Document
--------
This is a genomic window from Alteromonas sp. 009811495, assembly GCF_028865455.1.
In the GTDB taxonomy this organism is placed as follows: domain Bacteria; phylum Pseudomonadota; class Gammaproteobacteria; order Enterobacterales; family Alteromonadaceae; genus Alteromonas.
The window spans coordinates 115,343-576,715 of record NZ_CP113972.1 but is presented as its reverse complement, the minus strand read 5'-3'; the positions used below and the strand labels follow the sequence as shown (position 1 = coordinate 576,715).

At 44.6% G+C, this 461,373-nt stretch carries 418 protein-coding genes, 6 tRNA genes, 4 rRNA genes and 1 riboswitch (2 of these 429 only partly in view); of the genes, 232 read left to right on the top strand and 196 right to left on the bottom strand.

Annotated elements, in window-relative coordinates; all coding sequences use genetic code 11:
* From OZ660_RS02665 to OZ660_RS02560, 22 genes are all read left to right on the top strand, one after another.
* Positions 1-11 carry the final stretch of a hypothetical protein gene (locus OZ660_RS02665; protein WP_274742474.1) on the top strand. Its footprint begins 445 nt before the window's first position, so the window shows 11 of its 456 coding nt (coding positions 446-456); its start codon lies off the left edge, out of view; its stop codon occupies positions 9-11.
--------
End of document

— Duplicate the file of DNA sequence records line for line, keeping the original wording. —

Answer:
This is a genomic window from Alteromonas sp. 009811495, assembly GCF_028865455.1.
In the GTDB taxonomy this organism is placed as follows: domain Bacteria; phylum Pseudomonadota; class Gammaproteobacteria; order Enterobacterales; family Alteromonadaceae; genus Alteromonas.
The window spans coordinates 115,343-576,715 of record NZ_CP113972.1 but is presented as its reverse complement, the minus strand read 5'-3'; the positions used below and the strand labels follow the sequence as shown (position 1 = coordinate 576,715).

At 44.6% G+C, this 461,373-nt stretch carries 418 protein-coding genes, 6 tRNA genes, 4 rRNA genes and 1 riboswitch (2 of these 429 only partly in view); of the genes, 232 read left to right on the top strand and 196 right to left on the bottom strand.

Annotated elements, in window-relative coordinates; all coding sequences use genetic code 11:
* From OZ660_RS02665 to OZ660_RS02560, 22 genes are all read left to right on the top strand, one after another.
* Positions 1-11 carry the final stretch of a hypothetical protein gene (locus OZ660_RS02665; protein WP_274742474.1) on the top strand. Its footprint begins 445 nt before the window's first position, so the window shows 11 of its 456 coding nt (coding positions 446-456); its start codon lies off the left edge, out of view; its stop codon occupies positions 9-11.